Those demands are at the heart of the settlement announced Thursday, but it also resolved states’ allegations that Navient was inflating borrowers’ bills by directing federal loan borrowers into costly long-term forbearance rather than more affordable income-based repayment plans. The deal will see payments of around $260 per person distributed to 350,000 borrowers placed in certain forbearance programs. The lawsuit by the consumer advice center, which also focuses on these claims, is ongoing.

Under the terms of the agreement, which has been submitted to the US District Court for the Middle District of Pennsylvania for approval, Navient will also pay participating states $145 million.

If the settlement is approved, Navient will notify the borrowers whose debts will be forgiven. Details of the deal were published by the participating states on a new website, NavientAGsettlement.com.

The loans canceled under the proposed settlement are past due loans made in 2002 and later to borrowers at certain nonprofit schools or through Navient initiatives, including its Opportunity and Recourse programs. Eligible schools include large for-profit chains such as ITT and Corinthian Colleges, both of which have collapsed, as well as Bridgepoint Education, DeVry University and Education Management Corporation.

But some who attended those schools are still left out: Navient agreed to eliminate the balance of those loans only for people in places that participated in the deal. Eleven states, including Texas, did not participate.

Students who live in participating locations and have attended public universities but have received “non-traditional” loans — defined in the agreement as loans to borrowers who had a credit score of less than 640 at the time the loan was made — are also eligible for that their overdue loans are cleared out.

In particular, students who had their loans current as of June 30, 2021—which means they are still paying their bills—will not call in their loans. Representatives from Mr. Shapiro, the Pennsylvania Attorney General, did not immediately respond to a question as to why those loans were excluded from the settlement.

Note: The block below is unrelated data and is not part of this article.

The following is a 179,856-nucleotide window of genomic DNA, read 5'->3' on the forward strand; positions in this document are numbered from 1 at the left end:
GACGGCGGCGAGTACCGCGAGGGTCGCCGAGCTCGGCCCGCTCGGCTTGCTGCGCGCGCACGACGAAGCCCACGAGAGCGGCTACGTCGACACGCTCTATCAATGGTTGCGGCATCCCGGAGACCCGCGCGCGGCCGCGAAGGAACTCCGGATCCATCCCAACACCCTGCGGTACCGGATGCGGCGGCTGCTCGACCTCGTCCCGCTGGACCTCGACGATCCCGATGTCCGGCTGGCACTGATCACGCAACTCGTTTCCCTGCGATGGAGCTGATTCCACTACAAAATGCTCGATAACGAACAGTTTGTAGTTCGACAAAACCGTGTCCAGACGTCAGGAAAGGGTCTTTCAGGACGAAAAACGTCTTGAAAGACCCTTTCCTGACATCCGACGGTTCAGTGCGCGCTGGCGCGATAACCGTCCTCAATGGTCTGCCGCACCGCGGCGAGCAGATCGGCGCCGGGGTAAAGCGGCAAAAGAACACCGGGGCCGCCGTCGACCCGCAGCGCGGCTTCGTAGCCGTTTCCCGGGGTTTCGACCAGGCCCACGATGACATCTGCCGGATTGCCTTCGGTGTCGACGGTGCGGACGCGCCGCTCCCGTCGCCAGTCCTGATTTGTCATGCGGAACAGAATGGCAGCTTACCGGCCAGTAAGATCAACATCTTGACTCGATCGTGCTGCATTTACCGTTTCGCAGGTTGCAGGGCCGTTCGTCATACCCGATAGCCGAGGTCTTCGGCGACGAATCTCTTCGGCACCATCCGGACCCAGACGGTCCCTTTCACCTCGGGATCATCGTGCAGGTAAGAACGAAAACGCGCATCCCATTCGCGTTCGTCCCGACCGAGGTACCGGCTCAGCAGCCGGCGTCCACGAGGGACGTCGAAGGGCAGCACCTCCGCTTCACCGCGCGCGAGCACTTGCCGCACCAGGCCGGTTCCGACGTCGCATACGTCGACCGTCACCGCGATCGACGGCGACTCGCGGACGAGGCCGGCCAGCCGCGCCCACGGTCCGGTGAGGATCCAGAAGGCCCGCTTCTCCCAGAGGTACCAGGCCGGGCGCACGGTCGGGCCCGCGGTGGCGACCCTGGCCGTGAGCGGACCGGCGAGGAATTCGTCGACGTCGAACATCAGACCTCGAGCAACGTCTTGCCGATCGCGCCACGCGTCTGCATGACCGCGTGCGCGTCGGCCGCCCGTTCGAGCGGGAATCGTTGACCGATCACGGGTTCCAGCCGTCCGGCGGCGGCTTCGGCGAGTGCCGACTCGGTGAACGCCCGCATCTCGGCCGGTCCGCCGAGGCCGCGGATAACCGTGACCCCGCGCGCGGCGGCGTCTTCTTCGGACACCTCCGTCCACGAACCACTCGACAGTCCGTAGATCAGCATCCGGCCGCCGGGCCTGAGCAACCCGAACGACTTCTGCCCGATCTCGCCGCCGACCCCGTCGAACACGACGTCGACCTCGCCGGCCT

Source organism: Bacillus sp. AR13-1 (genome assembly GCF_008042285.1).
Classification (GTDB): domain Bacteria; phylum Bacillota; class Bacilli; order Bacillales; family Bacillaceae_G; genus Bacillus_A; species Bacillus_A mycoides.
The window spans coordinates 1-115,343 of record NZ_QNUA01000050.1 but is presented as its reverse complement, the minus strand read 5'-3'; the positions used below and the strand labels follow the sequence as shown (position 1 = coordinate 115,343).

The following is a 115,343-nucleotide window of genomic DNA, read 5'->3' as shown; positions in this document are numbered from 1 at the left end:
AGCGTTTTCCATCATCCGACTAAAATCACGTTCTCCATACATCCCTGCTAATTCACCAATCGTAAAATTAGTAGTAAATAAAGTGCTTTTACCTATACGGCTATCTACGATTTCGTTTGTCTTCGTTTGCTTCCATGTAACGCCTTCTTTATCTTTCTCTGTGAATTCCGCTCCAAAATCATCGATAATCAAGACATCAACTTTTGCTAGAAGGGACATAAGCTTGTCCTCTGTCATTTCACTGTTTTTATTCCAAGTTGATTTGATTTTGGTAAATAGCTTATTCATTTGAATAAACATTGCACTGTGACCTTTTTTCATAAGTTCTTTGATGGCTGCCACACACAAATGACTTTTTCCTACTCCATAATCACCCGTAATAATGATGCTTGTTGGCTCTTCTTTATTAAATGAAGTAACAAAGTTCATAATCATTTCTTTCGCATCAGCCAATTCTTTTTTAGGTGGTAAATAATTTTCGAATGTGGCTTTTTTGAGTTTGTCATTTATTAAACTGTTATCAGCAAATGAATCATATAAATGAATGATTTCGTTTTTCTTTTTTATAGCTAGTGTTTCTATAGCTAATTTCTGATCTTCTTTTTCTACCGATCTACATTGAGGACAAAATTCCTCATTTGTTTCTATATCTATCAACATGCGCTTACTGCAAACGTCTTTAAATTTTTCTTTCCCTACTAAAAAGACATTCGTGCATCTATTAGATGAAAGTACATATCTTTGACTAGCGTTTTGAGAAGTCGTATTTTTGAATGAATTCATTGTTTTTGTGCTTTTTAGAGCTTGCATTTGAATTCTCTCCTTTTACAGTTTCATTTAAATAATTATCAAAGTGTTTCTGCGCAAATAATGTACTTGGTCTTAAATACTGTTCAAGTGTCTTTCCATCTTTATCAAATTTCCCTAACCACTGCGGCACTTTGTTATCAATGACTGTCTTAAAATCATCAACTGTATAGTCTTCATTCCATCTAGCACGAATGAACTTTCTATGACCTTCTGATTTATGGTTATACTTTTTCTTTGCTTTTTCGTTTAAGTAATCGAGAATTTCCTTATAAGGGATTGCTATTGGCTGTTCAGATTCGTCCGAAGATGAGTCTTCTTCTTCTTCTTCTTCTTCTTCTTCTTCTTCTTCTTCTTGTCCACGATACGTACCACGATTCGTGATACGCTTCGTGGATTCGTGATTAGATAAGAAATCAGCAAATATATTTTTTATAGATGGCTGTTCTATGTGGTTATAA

While the canceled loans will be a great relief to the borrowers who took them on, most of the debt Navient is willing to service are long overdue loans that were already unlikely to be repaid. Navient valued the $1.7 billion it agreed to forgive at just $50 million — the amount it expected it could ever recoup, the company said in a Thursday press release Application for Admission.

The consumer center did not want to comment on Thursday. Navient appeared ready to settle the bureau’s investigations during the final months of the Obama administration, but talks collapsed after President Donald J. Trump’s 2016 election victory. Trump’s inauguration and the legal battle outlasted his tenure.

Navient decided last year to exit the federal student loan business. It ended its contract with the Department of Education, which allowed the company to transfer its 5.6 million borrower accounts to a new provider, Maximus, operating as Aidvantage.

But the company retained a billion-dollar private student loan portfolio and later resumed that line of business. Navient has originated $17 billion in new personal loans since splitting from Sallie Mae.

“This is a tremendous win for people with student debt,” said Mike Pierce, executive director of the Student Borrower Protection Center. “We’ve spent a lot of time thinking and talking about how to fix the government student loan system, and we often ignore how many extremely economically vulnerable people are stuck with these private student loans that are doomed to fail.”